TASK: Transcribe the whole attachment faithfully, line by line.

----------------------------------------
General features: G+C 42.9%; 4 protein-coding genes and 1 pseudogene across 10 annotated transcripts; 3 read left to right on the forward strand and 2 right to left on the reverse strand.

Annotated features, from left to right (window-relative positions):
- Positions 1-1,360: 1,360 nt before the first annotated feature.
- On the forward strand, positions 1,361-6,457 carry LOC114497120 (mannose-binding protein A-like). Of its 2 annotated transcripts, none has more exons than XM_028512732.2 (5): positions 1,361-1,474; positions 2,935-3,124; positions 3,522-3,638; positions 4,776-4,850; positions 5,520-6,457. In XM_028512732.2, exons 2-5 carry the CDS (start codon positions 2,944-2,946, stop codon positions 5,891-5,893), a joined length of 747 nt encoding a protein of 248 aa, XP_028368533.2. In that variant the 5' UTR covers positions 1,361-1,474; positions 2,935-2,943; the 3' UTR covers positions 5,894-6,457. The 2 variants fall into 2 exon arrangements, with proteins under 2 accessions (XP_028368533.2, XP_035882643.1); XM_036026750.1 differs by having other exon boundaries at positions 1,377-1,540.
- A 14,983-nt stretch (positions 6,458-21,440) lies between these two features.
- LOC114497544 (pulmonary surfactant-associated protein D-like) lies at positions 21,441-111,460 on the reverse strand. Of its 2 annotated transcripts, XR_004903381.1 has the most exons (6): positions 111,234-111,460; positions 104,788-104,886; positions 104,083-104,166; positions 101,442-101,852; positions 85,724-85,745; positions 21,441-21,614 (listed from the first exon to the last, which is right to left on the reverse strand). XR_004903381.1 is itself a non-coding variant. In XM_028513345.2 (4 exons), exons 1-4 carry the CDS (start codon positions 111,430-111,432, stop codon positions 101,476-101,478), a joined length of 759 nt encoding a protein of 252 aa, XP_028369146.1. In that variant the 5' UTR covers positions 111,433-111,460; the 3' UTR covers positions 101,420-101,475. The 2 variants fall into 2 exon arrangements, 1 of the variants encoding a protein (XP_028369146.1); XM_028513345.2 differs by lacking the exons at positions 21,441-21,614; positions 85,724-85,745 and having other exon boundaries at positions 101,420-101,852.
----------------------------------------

General features: G+C 42.9%; 4 protein-coding genes and 1 pseudogene across 10 annotated transcripts; 3 read left to right on the forward strand and 2 right to left on the reverse strand.

Annotated features, from left to right (window-relative positions):
- Positions 1-1,360: 1,360 nt before the first annotated feature.
- On the forward strand, positions 1,361-6,457 carry LOC114497120 (mannose-binding protein A-like). Of its 2 annotated transcripts, none has more exons than XM_028512732.2 (5): positions 1,361-1,474; positions 2,935-3,124; positions 3,522-3,638; positions 4,776-4,850; positions 5,520-6,457. In XM_028512732.2, exons 2-5 carry the CDS (start codon positions 2,944-2,946, stop codon positions 5,891-5,893), a joined length of 747 nt encoding a protein of 248 aa, XP_028368533.2. In that variant the 5' UTR covers positions 1,361-1,474; positions 2,935-2,943; the 3' UTR covers positions 5,894-6,457. The 2 variants fall into 2 exon arrangements, with proteins under 2 accessions (XP_028368533.2, XP_035882643.1); XM_036026750.1 differs by having other exon boundaries at positions 1,377-1,540.
- A 14,983-nt stretch (positions 6,458-21,440) lies between these two features.
- LOC114497544 (pulmonary surfactant-associated protein D-like) lies at positions 21,441-111,460 on the reverse strand. Of its 2 annotated transcripts, XR_004903381.1 has the most exons (6): positions 111,234-111,460; positions 104,788-104,886; positions 104,083-104,166; positions 101,442-101,852; positions 85,724-85,745; positions 21,441-21,614 (listed from the first exon to the last, which is right to left on the reverse strand). XR_004903381.1 is itself a non-coding variant. In XM_028513345.2 (4 exons), exons 1-4 carry the CDS (start codon positions 111,430-111,432, stop codon positions 101,476-101,478), a joined length of 759 nt encoding a protein of 252 aa, XP_028369146.1. In that variant the 5' UTR covers positions 111,433-111,460; the 3' UTR covers positions 101,420-101,475. The 2 variants fall into 2 exon arrangements, 1 of the variants encoding a protein (XP_028369146.1); XM_028513345.2 differs by lacking the exons at positions 21,441-21,614; positions 85,724-85,745 and having other exon boundaries at positions 101,420-101,852.